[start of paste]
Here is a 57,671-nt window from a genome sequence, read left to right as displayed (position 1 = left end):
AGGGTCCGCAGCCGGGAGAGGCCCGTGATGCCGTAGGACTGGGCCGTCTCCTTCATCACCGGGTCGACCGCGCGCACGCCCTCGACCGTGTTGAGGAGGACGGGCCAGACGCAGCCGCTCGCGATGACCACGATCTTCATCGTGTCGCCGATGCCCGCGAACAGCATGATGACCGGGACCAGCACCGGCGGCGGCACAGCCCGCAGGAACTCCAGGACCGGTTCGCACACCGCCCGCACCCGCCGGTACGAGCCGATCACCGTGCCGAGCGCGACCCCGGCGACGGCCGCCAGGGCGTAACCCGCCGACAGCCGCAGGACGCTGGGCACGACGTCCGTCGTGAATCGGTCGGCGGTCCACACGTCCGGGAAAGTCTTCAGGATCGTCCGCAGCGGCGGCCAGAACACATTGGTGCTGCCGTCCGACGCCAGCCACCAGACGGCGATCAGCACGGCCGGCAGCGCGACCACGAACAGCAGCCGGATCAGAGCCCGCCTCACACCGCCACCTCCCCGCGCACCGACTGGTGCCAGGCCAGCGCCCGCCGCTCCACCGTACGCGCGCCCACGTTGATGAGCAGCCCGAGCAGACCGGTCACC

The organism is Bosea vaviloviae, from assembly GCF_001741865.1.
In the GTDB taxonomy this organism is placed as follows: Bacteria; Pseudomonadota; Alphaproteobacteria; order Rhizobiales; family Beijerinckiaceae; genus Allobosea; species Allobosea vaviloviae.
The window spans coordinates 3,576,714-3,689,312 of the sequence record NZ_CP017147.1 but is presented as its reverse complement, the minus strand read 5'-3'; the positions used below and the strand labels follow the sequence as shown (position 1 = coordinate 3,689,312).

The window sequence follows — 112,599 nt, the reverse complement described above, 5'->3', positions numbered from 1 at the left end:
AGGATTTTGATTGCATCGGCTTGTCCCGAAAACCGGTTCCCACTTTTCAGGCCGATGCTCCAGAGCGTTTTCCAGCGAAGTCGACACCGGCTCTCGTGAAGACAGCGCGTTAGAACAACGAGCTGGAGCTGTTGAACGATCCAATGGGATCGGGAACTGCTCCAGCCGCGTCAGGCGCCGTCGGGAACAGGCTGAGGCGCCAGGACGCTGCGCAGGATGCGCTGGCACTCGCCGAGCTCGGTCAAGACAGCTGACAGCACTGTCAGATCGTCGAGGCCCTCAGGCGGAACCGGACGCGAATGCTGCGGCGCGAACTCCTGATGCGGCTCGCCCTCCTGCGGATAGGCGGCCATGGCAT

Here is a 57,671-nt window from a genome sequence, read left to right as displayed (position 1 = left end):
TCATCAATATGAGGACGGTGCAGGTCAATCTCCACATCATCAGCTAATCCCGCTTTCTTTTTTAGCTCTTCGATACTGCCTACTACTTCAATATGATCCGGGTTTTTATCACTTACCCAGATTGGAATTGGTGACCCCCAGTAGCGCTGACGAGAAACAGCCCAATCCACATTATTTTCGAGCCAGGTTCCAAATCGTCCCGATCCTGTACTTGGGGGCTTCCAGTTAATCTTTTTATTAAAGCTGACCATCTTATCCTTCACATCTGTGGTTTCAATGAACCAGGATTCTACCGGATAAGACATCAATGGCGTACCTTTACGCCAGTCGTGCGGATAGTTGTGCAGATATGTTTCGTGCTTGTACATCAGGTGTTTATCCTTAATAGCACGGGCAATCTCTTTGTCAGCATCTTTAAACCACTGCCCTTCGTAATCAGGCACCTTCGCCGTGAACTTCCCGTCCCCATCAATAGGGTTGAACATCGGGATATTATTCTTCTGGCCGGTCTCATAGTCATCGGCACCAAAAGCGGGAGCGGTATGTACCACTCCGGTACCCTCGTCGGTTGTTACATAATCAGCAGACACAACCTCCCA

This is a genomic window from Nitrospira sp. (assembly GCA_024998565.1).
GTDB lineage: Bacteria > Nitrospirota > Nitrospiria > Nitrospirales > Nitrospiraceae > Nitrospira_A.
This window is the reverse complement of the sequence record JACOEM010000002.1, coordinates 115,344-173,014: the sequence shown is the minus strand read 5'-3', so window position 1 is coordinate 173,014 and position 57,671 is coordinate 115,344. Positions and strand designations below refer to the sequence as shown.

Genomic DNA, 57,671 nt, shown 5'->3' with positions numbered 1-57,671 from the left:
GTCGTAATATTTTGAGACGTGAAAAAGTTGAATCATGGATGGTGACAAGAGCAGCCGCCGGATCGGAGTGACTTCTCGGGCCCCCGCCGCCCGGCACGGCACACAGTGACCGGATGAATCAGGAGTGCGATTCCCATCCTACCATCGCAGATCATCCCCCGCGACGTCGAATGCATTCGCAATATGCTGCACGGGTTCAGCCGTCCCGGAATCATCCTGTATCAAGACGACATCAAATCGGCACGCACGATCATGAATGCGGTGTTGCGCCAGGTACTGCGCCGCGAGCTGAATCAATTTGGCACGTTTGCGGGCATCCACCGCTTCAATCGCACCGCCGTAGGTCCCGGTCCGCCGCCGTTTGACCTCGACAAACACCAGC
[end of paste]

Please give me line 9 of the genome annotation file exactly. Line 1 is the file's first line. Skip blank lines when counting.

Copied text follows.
TCATCAATATGAGGACGGTGCAGGTCAATCTCCACATCATCAGCTAATCCCGCTTTCTTTTTTAGCTCTTCGATACTGCCTACTACTTCAATATGATCCGGGTTTTTATCACTTACCCAGATTGGAATTGGTGACCCCCAGTAGCGCTGACGAGAAACAGCCCAATCCACATTATTTTCGAGCCAGGTTCCAAATCGTCCCGATCCTGTACTTGGGGGCTTCCAGTTAATCTTTTTATTAAAGCTGACCATCTTATCCTTCACATCTGTGGTTTCAATGAACCAGGATTCTACCGGATAAGACATCAATGGCGTACCTTTACGCCAGTCGTGCGGATAGTTGTGCAGATATGTTTCGTGCTTGTACATCAGGTGTTTATCCTTAATAGCACGGGCAATCTCTTTGTCAGCATCTTTAAACCACTGCCCTTCGTAATCAGGCACCTTCGCCGTGAACTTCCCGTCCCCATCAATAGGGTTGAACATCGGGATATTATTCTTCTGGCCGGTCTCATAGTCATCGGCACCAAAAGCGGGAGCGGTATGTACCACTCCGGTACCCTCGTCGGTTGTTACATAATCAGCAGACACAACCTCCCA